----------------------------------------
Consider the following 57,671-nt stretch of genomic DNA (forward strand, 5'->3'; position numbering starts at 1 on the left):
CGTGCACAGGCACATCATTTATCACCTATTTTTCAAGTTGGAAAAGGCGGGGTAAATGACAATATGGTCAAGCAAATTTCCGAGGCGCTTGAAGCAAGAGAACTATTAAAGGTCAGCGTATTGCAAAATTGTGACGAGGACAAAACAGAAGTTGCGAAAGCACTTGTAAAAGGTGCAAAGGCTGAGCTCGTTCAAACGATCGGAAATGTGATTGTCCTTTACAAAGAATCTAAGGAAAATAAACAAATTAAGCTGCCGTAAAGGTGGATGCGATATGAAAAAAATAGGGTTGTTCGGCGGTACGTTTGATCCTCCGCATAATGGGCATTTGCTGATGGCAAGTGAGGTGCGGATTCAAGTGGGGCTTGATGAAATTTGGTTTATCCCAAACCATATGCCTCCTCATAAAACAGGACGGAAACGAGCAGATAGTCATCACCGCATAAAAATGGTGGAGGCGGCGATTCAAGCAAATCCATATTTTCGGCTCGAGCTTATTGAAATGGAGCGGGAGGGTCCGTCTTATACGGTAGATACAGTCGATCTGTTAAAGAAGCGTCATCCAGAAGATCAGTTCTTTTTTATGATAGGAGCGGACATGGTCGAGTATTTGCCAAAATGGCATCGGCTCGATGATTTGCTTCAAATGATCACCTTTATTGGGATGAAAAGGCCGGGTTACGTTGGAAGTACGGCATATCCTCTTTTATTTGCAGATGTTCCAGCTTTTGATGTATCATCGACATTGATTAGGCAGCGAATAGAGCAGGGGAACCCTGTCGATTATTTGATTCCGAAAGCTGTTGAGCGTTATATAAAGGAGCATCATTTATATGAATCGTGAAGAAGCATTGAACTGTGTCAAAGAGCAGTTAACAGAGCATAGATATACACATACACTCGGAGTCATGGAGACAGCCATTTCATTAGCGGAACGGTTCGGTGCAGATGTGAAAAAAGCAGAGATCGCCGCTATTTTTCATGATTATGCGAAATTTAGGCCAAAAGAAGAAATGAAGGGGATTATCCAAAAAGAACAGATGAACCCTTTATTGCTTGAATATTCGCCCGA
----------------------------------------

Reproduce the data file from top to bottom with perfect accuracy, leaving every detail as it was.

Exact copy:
Consider the following 57,671-nt stretch of genomic DNA (forward strand, 5'->3'; position numbering starts at 1 on the left):
CGTGCACAGGCACATCATTTATCACCTATTTTTCAAGTTGGAAAAGGCGGGGTAAATGACAATATGGTCAAGCAAATTTCCGAGGCGCTTGAAGCAAGAGAACTATTAAAGGTCAGCGTATTGCAAAATTGTGACGAGGACAAAACAGAAGTTGCGAAAGCACTTGTAAAAGGTGCAAAGGCTGAGCTCGTTCAAACGATCGGAAATGTGATTGTCCTTTACAAAGAATCTAAGGAAAATAAACAAATTAAGCTGCCGTAAAGGTGGATGCGATATGAAAAAAATAGGGTTGTTCGGCGGTACGTTTGATCCTCCGCATAATGGGCATTTGCTGATGGCAAGTGAGGTGCGGATTCAAGTGGGGCTTGATGAAATTTGGTTTATCCCAAACCATATGCCTCCTCATAAAACAGGACGGAAACGAGCAGATAGTCATCACCGCATAAAAATGGTGGAGGCGGCGATTCAAGCAAATCCATATTTTCGGCTCGAGCTTATTGAAATGGAGCGGGAGGGTCCGTCTTATACGGTAGATACAGTCGATCTGTTAAAGAAGCGTCATCCAGAAGATCAGTTCTTTTTTATGATAGGAGCGGACATGGTCGAGTATTTGCCAAAATGGCATCGGCTCGATGATTTGCTTCAAATGATCACCTTTATTGGGATGAAAAGGCCGGGTTACGTTGGAAGTACGGCATATCCTCTTTTATTTGCAGATGTTCCAGCTTTTGATGTATCATCGACATTGATTAGGCAGCGAATAGAGCAGGGGAACCCTGTCGATTATTTGATTCCGAAAGCTGTTGAGCGTTATATAAAGGAGCATCATTTATATGAATCGTGAAGAAGCATTGAACTGTGTCAAAGAGCAGTTAACAGAGCATAGATATACACATACACTCGGAGTCATGGAGACAGCCATTTCATTAGCGGAACGGTTCGGTGCAGATGTGAAAAAAGCAGAGATCGCCGCTATTTTTCATGATTATGCGAAATTTAGGCCAAAAGAAGAAATGAAGGGGATTATCCAAAAAGAACAGATGAACCCTTTATTGCTTGAATATTCGCCCGA